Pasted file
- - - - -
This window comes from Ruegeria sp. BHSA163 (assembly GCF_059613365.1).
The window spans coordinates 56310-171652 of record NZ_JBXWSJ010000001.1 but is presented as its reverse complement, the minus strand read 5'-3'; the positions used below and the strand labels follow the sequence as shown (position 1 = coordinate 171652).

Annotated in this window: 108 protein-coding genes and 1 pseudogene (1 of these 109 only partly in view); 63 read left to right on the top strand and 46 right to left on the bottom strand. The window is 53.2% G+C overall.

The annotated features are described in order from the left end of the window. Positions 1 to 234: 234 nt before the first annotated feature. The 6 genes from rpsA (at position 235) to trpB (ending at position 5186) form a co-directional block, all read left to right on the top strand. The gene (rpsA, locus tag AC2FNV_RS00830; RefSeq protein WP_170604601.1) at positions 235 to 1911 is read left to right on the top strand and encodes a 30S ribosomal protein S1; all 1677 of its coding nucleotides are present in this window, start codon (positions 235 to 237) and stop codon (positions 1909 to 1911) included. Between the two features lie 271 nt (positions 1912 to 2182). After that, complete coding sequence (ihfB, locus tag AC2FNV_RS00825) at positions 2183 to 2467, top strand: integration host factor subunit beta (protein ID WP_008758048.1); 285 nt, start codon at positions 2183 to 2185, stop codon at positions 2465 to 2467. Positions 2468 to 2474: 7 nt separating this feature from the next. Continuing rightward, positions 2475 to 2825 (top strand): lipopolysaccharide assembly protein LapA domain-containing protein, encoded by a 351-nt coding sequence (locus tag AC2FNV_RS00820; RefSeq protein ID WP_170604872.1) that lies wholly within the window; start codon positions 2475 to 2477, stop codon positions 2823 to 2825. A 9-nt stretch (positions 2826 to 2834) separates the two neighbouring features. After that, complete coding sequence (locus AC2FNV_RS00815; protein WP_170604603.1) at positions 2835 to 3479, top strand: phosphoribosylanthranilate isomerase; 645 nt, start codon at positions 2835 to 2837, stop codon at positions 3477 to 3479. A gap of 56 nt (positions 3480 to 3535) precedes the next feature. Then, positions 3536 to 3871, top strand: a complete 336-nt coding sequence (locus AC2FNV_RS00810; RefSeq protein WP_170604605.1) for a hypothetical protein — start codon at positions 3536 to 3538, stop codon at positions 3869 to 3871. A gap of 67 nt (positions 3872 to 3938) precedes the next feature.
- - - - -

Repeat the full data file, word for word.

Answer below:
This window comes from Ruegeria sp. BHSA163 (assembly GCF_059613365.1).
The window spans coordinates 56310-171652 of record NZ_JBXWSJ010000001.1 but is presented as its reverse complement, the minus strand read 5'-3'; the positions used below and the strand labels follow the sequence as shown (position 1 = coordinate 171652).

Annotated in this window: 108 protein-coding genes and 1 pseudogene (1 of these 109 only partly in view); 63 read left to right on the top strand and 46 right to left on the bottom strand. The window is 53.2% G+C overall.

The annotated features are described in order from the left end of the window. Positions 1 to 234: 234 nt before the first annotated feature. The 6 genes from rpsA (at position 235) to trpB (ending at position 5186) form a co-directional block, all read left to right on the top strand. The gene (rpsA, locus tag AC2FNV_RS00830; RefSeq protein WP_170604601.1) at positions 235 to 1911 is read left to right on the top strand and encodes a 30S ribosomal protein S1; all 1677 of its coding nucleotides are present in this window, start codon (positions 235 to 237) and stop codon (positions 1909 to 1911) included. Between the two features lie 271 nt (positions 1912 to 2182). After that, complete coding sequence (ihfB, locus tag AC2FNV_RS00825) at positions 2183 to 2467, top strand: integration host factor subunit beta (protein ID WP_008758048.1); 285 nt, start codon at positions 2183 to 2185, stop codon at positions 2465 to 2467. Positions 2468 to 2474: 7 nt separating this feature from the next. Continuing rightward, positions 2475 to 2825 (top strand): lipopolysaccharide assembly protein LapA domain-containing protein, encoded by a 351-nt coding sequence (locus tag AC2FNV_RS00820; RefSeq protein ID WP_170604872.1) that lies wholly within the window; start codon positions 2475 to 2477, stop codon positions 2823 to 2825. A 9-nt stretch (positions 2826 to 2834) separates the two neighbouring features. After that, complete coding sequence (locus AC2FNV_RS00815; protein WP_170604603.1) at positions 2835 to 3479, top strand: phosphoribosylanthranilate isomerase; 645 nt, start codon at positions 2835 to 2837, stop codon at positions 3477 to 3479. A gap of 56 nt (positions 3480 to 3535) precedes the next feature. Then, positions 3536 to 3871, top strand: a complete 336-nt coding sequence (locus AC2FNV_RS00810; RefSeq protein WP_170604605.1) for a hypothetical protein — start codon at positions 3536 to 3538, stop codon at positions 3869 to 3871. A gap of 67 nt (positions 3872 to 3938) precedes the next feature.